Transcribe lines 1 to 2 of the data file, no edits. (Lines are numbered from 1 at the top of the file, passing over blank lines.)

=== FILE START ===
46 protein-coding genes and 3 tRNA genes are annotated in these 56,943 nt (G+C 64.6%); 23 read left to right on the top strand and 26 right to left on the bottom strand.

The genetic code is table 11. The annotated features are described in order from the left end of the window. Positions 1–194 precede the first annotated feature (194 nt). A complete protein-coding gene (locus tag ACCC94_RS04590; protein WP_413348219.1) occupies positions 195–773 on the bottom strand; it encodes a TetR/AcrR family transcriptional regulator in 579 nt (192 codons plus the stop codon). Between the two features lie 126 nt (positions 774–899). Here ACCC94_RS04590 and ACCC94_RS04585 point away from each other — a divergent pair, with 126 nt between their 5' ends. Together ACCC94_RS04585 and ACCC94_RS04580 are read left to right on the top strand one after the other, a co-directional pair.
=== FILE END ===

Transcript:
46 protein-coding genes and 3 tRNA genes are annotated in these 56,943 nt (G+C 64.6%); 23 read left to right on the top strand and 26 right to left on the bottom strand.

The genetic code is table 11. The annotated features are described in order from the left end of the window. Positions 1–194 precede the first annotated feature (194 nt). A complete protein-coding gene (locus tag ACCC94_RS04590; protein WP_413348219.1) occupies positions 195–773 on the bottom strand; it encodes a TetR/AcrR family transcriptional regulator in 579 nt (192 codons plus the stop codon). Between the two features lie 126 nt (positions 774–899). Here ACCC94_RS04590 and ACCC94_RS04585 point away from each other — a divergent pair, with 126 nt between their 5' ends. Together ACCC94_RS04585 and ACCC94_RS04580 are read left to right on the top strand one after the other, a co-directional pair.